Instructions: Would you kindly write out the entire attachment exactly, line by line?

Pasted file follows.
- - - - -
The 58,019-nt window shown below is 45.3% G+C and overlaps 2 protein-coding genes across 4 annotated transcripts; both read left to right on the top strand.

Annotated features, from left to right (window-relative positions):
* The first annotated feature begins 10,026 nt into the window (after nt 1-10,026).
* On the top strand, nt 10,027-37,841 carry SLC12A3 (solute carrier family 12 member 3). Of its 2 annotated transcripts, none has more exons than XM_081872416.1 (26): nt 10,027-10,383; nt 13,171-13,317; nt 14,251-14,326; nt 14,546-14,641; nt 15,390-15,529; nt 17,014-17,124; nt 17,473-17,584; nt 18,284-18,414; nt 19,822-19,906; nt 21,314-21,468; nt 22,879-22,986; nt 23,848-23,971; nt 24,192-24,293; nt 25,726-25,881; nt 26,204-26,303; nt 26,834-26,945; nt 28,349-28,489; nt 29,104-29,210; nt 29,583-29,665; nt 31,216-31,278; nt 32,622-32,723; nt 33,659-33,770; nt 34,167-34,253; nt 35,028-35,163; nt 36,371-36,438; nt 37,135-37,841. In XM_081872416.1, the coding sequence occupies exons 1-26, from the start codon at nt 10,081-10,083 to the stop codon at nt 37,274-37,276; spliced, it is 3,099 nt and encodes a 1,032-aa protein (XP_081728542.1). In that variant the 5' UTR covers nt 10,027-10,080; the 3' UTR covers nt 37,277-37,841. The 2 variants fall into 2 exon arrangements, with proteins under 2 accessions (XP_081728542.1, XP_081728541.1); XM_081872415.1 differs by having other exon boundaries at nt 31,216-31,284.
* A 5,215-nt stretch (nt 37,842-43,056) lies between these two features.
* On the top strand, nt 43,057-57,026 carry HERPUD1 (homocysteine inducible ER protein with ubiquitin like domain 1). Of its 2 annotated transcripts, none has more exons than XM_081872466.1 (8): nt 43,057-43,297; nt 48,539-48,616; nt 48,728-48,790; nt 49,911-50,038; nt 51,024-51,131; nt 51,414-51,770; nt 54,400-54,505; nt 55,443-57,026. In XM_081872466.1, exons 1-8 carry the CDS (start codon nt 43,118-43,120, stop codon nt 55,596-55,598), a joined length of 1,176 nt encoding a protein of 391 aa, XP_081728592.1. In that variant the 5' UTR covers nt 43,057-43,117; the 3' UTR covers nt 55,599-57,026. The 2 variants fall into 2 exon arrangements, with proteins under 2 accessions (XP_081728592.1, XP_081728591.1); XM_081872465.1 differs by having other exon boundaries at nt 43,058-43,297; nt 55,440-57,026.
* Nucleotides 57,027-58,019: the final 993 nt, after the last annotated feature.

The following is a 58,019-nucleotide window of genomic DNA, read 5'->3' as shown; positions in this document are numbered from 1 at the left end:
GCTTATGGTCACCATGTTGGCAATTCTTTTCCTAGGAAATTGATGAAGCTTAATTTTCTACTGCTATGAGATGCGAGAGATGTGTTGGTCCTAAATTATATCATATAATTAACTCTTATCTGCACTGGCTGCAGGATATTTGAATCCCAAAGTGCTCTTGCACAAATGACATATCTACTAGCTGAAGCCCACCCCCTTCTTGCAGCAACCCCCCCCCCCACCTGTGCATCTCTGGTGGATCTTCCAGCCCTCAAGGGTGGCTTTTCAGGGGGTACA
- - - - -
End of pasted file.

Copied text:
The 58,019-nt window shown below is 45.3% G+C and overlaps 2 protein-coding genes across 4 annotated transcripts; both read left to right on the top strand.

Annotated features, from left to right (window-relative positions):
* The first annotated feature begins 10,026 nt into the window (after nt 1-10,026).
* On the top strand, nt 10,027-37,841 carry SLC12A3 (solute carrier family 12 member 3). Of its 2 annotated transcripts, none has more exons than XM_081872416.1 (26): nt 10,027-10,383; nt 13,171-13,317; nt 14,251-14,326; nt 14,546-14,641; nt 15,390-15,529; nt 17,014-17,124; nt 17,473-17,584; nt 18,284-18,414; nt 19,822-19,906; nt 21,314-21,468; nt 22,879-22,986; nt 23,848-23,971; nt 24,192-24,293; nt 25,726-25,881; nt 26,204-26,303; nt 26,834-26,945; nt 28,349-28,489; nt 29,104-29,210; nt 29,583-29,665; nt 31,216-31,278; nt 32,622-32,723; nt 33,659-33,770; nt 34,167-34,253; nt 35,028-35,163; nt 36,371-36,438; nt 37,135-37,841. In XM_081872416.1, the coding sequence occupies exons 1-26, from the start codon at nt 10,081-10,083 to the stop codon at nt 37,274-37,276; spliced, it is 3,099 nt and encodes a 1,032-aa protein (XP_081728542.1). In that variant the 5' UTR covers nt 10,027-10,080; the 3' UTR covers nt 37,277-37,841. The 2 variants fall into 2 exon arrangements, with proteins under 2 accessions (XP_081728542.1, XP_081728541.1); XM_081872415.1 differs by having other exon boundaries at nt 31,216-31,284.
* A 5,215-nt stretch (nt 37,842-43,056) lies between these two features.
* On the top strand, nt 43,057-57,026 carry HERPUD1 (homocysteine inducible ER protein with ubiquitin like domain 1). Of its 2 annotated transcripts, none has more exons than XM_081872466.1 (8): nt 43,057-43,297; nt 48,539-48,616; nt 48,728-48,790; nt 49,911-50,038; nt 51,024-51,131; nt 51,414-51,770; nt 54,400-54,505; nt 55,443-57,026. In XM_081872466.1, exons 1-8 carry the CDS (start codon nt 43,118-43,120, stop codon nt 55,596-55,598), a joined length of 1,176 nt encoding a protein of 391 aa, XP_081728592.1. In that variant the 5' UTR covers nt 43,057-43,117; the 3' UTR covers nt 55,599-57,026. The 2 variants fall into 2 exon arrangements, with proteins under 2 accessions (XP_081728592.1, XP_081728591.1); XM_081872465.1 differs by having other exon boundaries at nt 43,058-43,297; nt 55,440-57,026.
* Nucleotides 57,027-58,019: the final 993 nt, after the last annotated feature.

The following is a 58,019-nucleotide window of genomic DNA, read 5'->3' as shown; positions in this document are numbered from 1 at the left end:
GCTTATGGTCACCATGTTGGCAATTCTTTTCCTAGGAAATTGATGAAGCTTAATTTTCTACTGCTATGAGATGCGAGAGATGTGTTGGTCCTAAATTATATCATATAATTAACTCTTATCTGCACTGGCTGCAGGATATTTGAATCCCAAAGTGCTCTTGCACAAATGACATATCTACTAGCTGAAGCCCACCCCCTTCTTGCAGCAACCCCCCCCCCCACCTGTGCATCTCTGGTGGATCTTCCAGCCCTCAAGGGTGGCTTTTCAGGGGGTACA